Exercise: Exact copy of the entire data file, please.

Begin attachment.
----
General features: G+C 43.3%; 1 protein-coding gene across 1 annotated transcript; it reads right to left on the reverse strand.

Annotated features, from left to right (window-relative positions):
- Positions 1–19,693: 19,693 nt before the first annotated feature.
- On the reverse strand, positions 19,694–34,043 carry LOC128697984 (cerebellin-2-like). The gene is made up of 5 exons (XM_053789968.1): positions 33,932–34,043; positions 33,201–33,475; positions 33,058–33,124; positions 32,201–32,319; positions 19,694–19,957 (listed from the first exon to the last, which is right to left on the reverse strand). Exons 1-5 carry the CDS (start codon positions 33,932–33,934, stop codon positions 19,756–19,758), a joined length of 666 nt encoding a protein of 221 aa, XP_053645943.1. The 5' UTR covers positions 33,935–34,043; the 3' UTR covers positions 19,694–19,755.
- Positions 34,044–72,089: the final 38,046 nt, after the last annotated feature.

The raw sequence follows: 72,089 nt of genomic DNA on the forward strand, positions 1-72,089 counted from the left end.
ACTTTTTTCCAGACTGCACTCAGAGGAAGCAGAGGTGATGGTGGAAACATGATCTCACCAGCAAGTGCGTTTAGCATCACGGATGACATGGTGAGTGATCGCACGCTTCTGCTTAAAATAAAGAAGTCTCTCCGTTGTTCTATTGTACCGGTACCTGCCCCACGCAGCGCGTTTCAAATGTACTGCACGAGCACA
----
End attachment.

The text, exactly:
General features: G+C 43.3%; 1 protein-coding gene across 1 annotated transcript; it reads right to left on the reverse strand.

Annotated features, from left to right (window-relative positions):
- Positions 1–19,693: 19,693 nt before the first annotated feature.
- On the reverse strand, positions 19,694–34,043 carry LOC128697984 (cerebellin-2-like). The gene is made up of 5 exons (XM_053789968.1): positions 33,932–34,043; positions 33,201–33,475; positions 33,058–33,124; positions 32,201–32,319; positions 19,694–19,957 (listed from the first exon to the last, which is right to left on the reverse strand). Exons 1-5 carry the CDS (start codon positions 33,932–33,934, stop codon positions 19,756–19,758), a joined length of 666 nt encoding a protein of 221 aa, XP_053645943.1. The 5' UTR covers positions 33,935–34,043; the 3' UTR covers positions 19,694–19,755.
- Positions 34,044–72,089: the final 38,046 nt, after the last annotated feature.

The raw sequence follows: 72,089 nt of genomic DNA on the forward strand, positions 1-72,089 counted from the left end.
ACTTTTTTCCAGACTGCACTCAGAGGAAGCAGAGGTGATGGTGGAAACATGATCTCACCAGCAAGTGCGTTTAGCATCACGGATGACATGGTGAGTGATCGCACGCTTCTGCTTAAAATAAAGAAGTCTCTCCGTTGTTCTATTGTACCGGTACCTGCCCCACGCAGCGCGTTTCAAATGTACTGCACGAGCACA